Louise Brown, first test tube baby speaks of sadness at NHS cuts to IVF

July 1978 saw the first baby ‘conceived’ in a petri dish. That baby was Louise Brown, our wonderful columnist, now 39, and a mother herself to two children.

Louise spoke out recently about the ‘devastating’ effects NHS’ IVF rationing has had on couples. She made her voice heard at the American Society for Reproductive Medicine in San Antonio, Texas..

Figures are showing a decline in the number of women being offered IVF via the NHS in England, the country that led the way in the pioneering procedure prompting Louise Brown’s upset and disappointment.

Today, only 12 percent of areas throughout England offer the full course of treatment – three cycles – as recommended by the Government. This shows a significant 24 percent decrease since 2013.

Louise confirmed in a prior interview, her thoughts on how the procedure is not so easy to come by, even denied to some, stating: ‘I think it should be readily available. I mean it’s really difficult for someone who maybe hasn’t got any money, [and] they desperately want a child, for somebody to say, “Well, we’re not going to give you funding”.’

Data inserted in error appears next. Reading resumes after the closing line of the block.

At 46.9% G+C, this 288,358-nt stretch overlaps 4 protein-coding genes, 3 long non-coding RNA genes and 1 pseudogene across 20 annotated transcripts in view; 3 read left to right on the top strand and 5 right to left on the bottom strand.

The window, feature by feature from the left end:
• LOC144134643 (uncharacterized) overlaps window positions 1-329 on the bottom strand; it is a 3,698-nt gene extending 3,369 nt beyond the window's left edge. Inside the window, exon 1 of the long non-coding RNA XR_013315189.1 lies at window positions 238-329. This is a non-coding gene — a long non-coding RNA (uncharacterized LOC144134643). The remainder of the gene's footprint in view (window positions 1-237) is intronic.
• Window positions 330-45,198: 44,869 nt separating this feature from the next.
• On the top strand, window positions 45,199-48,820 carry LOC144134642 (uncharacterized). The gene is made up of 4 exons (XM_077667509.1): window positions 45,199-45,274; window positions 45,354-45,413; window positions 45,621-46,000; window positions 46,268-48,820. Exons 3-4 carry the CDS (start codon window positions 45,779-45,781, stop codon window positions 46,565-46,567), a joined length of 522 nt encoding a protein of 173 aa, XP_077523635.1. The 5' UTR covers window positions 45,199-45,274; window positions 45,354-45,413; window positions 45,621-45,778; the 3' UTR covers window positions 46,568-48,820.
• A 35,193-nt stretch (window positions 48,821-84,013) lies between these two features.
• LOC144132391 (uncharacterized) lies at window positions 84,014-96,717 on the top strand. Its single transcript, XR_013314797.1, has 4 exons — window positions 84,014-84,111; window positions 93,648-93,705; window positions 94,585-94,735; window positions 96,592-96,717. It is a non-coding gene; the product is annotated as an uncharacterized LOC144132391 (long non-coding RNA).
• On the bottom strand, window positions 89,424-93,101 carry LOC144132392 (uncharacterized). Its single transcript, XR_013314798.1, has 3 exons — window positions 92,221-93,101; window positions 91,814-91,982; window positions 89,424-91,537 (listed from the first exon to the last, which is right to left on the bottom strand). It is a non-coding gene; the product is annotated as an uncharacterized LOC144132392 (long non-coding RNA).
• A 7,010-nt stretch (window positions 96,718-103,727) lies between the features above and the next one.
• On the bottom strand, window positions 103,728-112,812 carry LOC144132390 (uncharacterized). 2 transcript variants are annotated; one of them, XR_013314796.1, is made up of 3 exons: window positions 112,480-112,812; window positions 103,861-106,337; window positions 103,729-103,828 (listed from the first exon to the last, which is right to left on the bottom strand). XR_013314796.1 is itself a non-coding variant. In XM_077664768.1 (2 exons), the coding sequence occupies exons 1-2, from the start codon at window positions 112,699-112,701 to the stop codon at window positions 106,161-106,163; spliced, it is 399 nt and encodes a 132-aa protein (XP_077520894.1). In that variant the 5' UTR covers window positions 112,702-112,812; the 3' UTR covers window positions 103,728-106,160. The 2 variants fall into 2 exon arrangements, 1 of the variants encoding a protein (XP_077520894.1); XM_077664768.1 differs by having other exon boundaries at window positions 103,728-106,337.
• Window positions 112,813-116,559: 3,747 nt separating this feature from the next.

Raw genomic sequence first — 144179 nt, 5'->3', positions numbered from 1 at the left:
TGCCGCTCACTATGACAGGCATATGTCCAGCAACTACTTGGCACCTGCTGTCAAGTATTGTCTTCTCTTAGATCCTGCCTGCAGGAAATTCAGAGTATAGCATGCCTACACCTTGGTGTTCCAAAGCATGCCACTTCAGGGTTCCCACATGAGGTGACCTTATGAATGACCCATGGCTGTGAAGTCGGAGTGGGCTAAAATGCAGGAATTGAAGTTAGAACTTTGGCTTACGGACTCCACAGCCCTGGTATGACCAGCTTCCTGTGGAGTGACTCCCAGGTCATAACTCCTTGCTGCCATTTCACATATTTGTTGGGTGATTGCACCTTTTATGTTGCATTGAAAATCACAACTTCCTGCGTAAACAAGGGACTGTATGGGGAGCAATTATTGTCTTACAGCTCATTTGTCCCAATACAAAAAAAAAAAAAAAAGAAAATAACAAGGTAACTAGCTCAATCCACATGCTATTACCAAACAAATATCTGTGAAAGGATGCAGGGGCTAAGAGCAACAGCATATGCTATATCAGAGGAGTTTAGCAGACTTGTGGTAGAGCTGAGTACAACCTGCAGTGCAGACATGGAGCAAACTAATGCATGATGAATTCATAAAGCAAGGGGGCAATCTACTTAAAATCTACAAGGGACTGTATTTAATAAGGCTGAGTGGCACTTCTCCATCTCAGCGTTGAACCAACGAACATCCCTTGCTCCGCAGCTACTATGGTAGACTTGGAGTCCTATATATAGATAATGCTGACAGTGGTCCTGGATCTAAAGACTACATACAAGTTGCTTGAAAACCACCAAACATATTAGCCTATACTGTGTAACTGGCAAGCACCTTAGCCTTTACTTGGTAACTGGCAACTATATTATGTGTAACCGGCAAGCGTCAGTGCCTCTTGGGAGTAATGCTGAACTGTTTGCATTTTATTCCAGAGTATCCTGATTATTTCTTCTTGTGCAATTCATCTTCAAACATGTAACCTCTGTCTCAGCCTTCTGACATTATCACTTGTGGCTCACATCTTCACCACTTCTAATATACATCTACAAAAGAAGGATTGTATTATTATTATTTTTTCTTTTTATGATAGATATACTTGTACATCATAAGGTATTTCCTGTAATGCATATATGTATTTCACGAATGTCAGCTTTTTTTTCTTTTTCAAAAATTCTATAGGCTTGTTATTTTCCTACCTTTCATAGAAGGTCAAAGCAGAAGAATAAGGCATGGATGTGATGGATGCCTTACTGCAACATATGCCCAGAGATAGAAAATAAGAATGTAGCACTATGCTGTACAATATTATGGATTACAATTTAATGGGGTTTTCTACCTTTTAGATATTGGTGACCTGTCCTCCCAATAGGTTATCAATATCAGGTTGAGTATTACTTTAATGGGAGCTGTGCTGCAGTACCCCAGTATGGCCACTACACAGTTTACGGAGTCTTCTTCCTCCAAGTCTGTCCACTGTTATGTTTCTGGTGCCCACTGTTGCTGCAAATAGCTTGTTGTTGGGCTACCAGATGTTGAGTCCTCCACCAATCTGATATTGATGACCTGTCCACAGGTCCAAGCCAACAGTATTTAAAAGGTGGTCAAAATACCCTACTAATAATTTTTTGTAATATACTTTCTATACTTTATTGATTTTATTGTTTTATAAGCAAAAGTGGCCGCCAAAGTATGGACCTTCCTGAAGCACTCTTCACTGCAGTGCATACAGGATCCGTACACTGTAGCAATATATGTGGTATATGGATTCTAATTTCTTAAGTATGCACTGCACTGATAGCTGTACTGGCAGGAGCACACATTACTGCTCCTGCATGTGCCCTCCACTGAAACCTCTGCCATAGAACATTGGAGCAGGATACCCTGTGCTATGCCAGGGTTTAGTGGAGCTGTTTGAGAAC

Fertility Fairness, the campaign group, revealed the latest statistics and noted that some ‘have to pay thousands of pounds for private treatment, while others receive a full service by way of the NHS’.

Currently, only 24 clinical commissioning groups (CCGs) out of 208 in England offer three cycles and 61 percent of CCGs now offer just one cycle via the NHS; this figure stood at 49 percent in 2013.

With different areas doing completely different things, there are now seven areas with no NHS funded IVF at all, while in Greater Manchester, four CCGs provide three cycles.

In many areas, the figures are a far cry from those outlined in the National Institute for Health and Care Excellence (NICE) guidelines. The recommendation is that women who are eligible and under the age of 40 should be offered three full cycles and those eligible and aged 40 to 42 should be entitled to one.

A spokesperson for the NHS said: ‘Ultimately these are decisions by CCGs, who are under an obligation to balance the various competing demands on the NHS locally while living within the budget Parliament has allocated.’

A spokesperson for the Department for Health said that the report was ‘very disappointing’, adding: ‘to address this we are supporting NHS in England with their current development of commissioning guidance.’

 

 

 

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